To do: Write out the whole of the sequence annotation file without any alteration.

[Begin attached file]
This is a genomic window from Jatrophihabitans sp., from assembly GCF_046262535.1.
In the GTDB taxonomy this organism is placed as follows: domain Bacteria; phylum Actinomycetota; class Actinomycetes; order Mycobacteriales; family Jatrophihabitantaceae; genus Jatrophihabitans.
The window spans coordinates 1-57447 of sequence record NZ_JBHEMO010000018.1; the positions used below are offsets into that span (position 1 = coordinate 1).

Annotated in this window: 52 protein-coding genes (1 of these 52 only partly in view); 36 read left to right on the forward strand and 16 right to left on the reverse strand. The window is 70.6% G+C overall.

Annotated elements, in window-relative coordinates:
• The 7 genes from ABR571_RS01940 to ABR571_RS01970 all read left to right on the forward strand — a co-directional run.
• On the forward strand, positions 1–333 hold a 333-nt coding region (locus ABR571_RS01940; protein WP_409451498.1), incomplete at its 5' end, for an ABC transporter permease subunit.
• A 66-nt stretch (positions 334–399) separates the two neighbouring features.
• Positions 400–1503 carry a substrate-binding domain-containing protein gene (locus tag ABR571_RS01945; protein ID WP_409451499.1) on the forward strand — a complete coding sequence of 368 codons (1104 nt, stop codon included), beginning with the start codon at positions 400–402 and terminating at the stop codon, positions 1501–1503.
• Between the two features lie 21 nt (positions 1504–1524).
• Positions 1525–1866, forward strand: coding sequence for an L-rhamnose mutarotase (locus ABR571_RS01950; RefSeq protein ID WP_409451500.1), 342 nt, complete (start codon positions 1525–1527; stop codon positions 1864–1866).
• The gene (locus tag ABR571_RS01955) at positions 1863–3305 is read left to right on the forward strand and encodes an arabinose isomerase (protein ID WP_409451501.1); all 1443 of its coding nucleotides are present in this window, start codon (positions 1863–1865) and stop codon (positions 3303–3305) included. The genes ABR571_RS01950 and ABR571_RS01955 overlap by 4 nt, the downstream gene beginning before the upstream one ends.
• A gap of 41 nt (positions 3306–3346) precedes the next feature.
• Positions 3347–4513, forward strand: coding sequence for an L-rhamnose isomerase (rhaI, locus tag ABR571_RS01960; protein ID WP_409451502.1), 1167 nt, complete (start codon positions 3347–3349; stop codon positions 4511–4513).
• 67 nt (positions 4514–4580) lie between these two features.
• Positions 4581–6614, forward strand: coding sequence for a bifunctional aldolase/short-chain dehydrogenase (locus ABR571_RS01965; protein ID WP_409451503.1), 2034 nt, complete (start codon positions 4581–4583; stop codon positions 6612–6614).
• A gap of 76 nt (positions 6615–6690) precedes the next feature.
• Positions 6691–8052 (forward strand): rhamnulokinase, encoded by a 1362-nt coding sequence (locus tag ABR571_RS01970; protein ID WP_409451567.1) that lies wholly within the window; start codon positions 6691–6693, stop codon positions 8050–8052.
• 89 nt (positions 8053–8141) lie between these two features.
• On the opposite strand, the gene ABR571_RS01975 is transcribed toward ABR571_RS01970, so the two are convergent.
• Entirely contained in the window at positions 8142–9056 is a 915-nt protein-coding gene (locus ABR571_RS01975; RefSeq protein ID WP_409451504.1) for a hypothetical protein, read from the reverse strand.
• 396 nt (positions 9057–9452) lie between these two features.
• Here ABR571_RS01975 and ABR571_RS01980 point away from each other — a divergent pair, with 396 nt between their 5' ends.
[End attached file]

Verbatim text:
This is a genomic window from Jatrophihabitans sp., from assembly GCF_046262535.1.
In the GTDB taxonomy this organism is placed as follows: domain Bacteria; phylum Actinomycetota; class Actinomycetes; order Mycobacteriales; family Jatrophihabitantaceae; genus Jatrophihabitans.
The window spans coordinates 1-57447 of sequence record NZ_JBHEMO010000018.1; the positions used below are offsets into that span (position 1 = coordinate 1).

Annotated in this window: 52 protein-coding genes (1 of these 52 only partly in view); 36 read left to right on the forward strand and 16 right to left on the reverse strand. The window is 70.6% G+C overall.

Annotated elements, in window-relative coordinates:
• The 7 genes from ABR571_RS01940 to ABR571_RS01970 all read left to right on the forward strand — a co-directional run.
• On the forward strand, positions 1–333 hold a 333-nt coding region (locus ABR571_RS01940; protein WP_409451498.1), incomplete at its 5' end, for an ABC transporter permease subunit.
• A 66-nt stretch (positions 334–399) separates the two neighbouring features.
• Positions 400–1503 carry a substrate-binding domain-containing protein gene (locus tag ABR571_RS01945; protein ID WP_409451499.1) on the forward strand — a complete coding sequence of 368 codons (1104 nt, stop codon included), beginning with the start codon at positions 400–402 and terminating at the stop codon, positions 1501–1503.
• Between the two features lie 21 nt (positions 1504–1524).
• Positions 1525–1866, forward strand: coding sequence for an L-rhamnose mutarotase (locus ABR571_RS01950; RefSeq protein ID WP_409451500.1), 342 nt, complete (start codon positions 1525–1527; stop codon positions 1864–1866).
• The gene (locus tag ABR571_RS01955) at positions 1863–3305 is read left to right on the forward strand and encodes an arabinose isomerase (protein ID WP_409451501.1); all 1443 of its coding nucleotides are present in this window, start codon (positions 1863–1865) and stop codon (positions 3303–3305) included. The genes ABR571_RS01950 and ABR571_RS01955 overlap by 4 nt, the downstream gene beginning before the upstream one ends.
• A gap of 41 nt (positions 3306–3346) precedes the next feature.
• Positions 3347–4513, forward strand: coding sequence for an L-rhamnose isomerase (rhaI, locus tag ABR571_RS01960; protein ID WP_409451502.1), 1167 nt, complete (start codon positions 3347–3349; stop codon positions 4511–4513).
• 67 nt (positions 4514–4580) lie between these two features.
• Positions 4581–6614, forward strand: coding sequence for a bifunctional aldolase/short-chain dehydrogenase (locus ABR571_RS01965; protein ID WP_409451503.1), 2034 nt, complete (start codon positions 4581–4583; stop codon positions 6612–6614).
• A gap of 76 nt (positions 6615–6690) precedes the next feature.
• Positions 6691–8052 (forward strand): rhamnulokinase, encoded by a 1362-nt coding sequence (locus tag ABR571_RS01970; protein ID WP_409451567.1) that lies wholly within the window; start codon positions 6691–6693, stop codon positions 8050–8052.
• 89 nt (positions 8053–8141) lie between these two features.
• On the opposite strand, the gene ABR571_RS01975 is transcribed toward ABR571_RS01970, so the two are convergent.
• Entirely contained in the window at positions 8142–9056 is a 915-nt protein-coding gene (locus ABR571_RS01975; RefSeq protein ID WP_409451504.1) for a hypothetical protein, read from the reverse strand.
• 396 nt (positions 9057–9452) lie between these two features.
• Here ABR571_RS01975 and ABR571_RS01980 point away from each other — a divergent pair, with 396 nt between their 5' ends.